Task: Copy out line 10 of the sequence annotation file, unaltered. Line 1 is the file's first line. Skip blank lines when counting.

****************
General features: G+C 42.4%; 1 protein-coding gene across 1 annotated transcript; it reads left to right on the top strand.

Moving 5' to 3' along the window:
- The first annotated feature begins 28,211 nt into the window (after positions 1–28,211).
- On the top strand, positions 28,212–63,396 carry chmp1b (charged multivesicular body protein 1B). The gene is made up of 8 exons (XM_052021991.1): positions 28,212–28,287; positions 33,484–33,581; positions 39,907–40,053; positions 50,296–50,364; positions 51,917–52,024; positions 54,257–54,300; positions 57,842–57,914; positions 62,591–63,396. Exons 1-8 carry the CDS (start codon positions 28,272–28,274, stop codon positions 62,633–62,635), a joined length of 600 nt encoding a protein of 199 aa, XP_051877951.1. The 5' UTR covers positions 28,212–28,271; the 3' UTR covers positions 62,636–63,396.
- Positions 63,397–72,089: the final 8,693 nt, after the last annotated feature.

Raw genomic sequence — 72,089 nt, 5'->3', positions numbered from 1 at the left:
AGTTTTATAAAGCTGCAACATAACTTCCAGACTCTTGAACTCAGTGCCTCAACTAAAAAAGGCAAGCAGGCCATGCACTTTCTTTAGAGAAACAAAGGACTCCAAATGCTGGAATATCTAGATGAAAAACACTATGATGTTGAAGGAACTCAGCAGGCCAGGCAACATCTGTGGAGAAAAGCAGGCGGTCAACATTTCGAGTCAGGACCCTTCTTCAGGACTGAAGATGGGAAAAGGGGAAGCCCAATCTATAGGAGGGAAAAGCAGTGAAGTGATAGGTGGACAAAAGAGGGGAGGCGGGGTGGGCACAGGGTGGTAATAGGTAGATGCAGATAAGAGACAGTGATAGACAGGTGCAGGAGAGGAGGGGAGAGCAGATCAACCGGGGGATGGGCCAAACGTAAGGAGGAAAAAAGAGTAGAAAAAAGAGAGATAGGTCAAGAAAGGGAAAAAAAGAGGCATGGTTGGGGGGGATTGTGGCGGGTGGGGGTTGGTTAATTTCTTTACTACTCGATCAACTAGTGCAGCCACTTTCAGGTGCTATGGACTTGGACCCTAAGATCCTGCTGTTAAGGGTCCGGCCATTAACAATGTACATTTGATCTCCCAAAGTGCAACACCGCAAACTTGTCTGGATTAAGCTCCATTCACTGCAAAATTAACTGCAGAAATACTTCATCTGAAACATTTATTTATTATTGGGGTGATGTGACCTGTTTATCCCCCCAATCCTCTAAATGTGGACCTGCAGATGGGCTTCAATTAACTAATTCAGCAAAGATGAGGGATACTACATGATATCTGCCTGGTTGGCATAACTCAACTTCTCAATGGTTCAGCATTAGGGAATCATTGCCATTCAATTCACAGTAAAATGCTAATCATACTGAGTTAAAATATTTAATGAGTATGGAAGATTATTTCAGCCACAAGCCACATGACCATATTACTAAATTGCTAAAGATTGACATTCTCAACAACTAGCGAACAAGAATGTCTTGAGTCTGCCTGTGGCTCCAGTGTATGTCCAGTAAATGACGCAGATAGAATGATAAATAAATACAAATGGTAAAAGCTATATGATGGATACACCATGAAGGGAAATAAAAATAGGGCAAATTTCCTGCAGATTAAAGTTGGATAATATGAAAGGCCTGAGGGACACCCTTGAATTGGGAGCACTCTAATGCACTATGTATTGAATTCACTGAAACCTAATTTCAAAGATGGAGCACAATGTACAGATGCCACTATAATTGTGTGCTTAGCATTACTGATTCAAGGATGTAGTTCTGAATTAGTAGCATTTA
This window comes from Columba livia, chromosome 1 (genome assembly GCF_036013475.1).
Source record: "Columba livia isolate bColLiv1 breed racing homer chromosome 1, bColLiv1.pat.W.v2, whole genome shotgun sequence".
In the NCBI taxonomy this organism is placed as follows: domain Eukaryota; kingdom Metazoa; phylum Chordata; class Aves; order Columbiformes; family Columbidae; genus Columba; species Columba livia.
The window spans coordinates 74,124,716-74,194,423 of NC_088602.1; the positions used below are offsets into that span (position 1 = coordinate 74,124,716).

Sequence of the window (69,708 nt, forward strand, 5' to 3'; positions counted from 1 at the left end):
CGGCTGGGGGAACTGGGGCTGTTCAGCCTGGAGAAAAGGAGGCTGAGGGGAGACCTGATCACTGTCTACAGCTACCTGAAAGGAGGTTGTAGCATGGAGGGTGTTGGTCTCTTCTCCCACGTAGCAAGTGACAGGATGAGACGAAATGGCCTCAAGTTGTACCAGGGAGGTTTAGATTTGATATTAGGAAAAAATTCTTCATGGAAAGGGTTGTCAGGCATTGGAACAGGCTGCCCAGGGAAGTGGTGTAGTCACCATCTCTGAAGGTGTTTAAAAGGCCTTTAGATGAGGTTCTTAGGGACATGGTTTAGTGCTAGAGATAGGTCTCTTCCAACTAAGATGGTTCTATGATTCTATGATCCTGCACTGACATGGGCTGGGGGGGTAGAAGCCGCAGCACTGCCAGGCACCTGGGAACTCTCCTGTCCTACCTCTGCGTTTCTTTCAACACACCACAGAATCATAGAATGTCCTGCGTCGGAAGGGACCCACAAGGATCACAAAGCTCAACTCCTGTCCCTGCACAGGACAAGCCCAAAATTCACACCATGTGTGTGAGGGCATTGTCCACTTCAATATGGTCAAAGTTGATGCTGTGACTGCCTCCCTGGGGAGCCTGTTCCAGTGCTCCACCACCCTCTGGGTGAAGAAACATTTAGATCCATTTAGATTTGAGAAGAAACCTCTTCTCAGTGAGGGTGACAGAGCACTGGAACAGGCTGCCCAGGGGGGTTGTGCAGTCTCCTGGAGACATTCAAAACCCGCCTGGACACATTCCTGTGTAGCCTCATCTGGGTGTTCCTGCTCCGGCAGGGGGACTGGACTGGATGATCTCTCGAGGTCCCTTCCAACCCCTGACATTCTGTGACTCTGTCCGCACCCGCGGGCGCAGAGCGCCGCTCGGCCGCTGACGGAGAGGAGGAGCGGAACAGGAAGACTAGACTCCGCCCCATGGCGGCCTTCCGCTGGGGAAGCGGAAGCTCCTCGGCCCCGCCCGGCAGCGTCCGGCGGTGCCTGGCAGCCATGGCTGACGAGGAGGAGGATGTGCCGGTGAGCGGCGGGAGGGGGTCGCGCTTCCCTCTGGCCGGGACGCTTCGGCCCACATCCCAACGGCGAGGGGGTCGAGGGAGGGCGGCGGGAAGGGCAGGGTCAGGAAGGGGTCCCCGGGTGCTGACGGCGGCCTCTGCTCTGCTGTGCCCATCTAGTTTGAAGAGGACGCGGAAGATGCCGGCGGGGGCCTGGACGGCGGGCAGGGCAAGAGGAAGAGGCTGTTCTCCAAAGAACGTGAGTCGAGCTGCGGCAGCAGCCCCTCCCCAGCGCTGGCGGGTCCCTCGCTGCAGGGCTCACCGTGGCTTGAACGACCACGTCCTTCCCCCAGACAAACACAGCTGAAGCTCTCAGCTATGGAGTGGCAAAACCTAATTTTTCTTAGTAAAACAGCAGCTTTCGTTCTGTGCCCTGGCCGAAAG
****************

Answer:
In the NCBI taxonomy this organism is placed as follows: domain Eukaryota; kingdom Metazoa; phylum Chordata; class Aves; order Columbiformes; family Columbidae; genus Columba; species Columba livia.